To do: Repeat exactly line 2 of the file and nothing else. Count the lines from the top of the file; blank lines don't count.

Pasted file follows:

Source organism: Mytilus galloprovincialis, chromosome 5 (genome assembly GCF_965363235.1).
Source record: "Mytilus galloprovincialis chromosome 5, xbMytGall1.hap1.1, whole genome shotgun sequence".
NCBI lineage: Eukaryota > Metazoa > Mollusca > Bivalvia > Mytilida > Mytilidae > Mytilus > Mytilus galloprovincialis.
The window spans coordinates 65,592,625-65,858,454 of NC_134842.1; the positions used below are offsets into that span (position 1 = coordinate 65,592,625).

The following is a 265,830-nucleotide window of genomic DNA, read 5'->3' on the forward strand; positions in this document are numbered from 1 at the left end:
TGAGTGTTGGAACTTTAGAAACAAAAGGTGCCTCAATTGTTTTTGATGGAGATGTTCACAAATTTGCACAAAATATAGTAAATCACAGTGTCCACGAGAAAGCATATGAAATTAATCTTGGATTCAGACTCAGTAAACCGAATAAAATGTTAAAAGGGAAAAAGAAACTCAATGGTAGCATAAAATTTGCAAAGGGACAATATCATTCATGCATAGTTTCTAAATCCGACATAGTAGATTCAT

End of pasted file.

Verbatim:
Source record: "Mytilus galloprovincialis chromosome 5, xbMytGall1.hap1.1, whole genome shotgun sequence".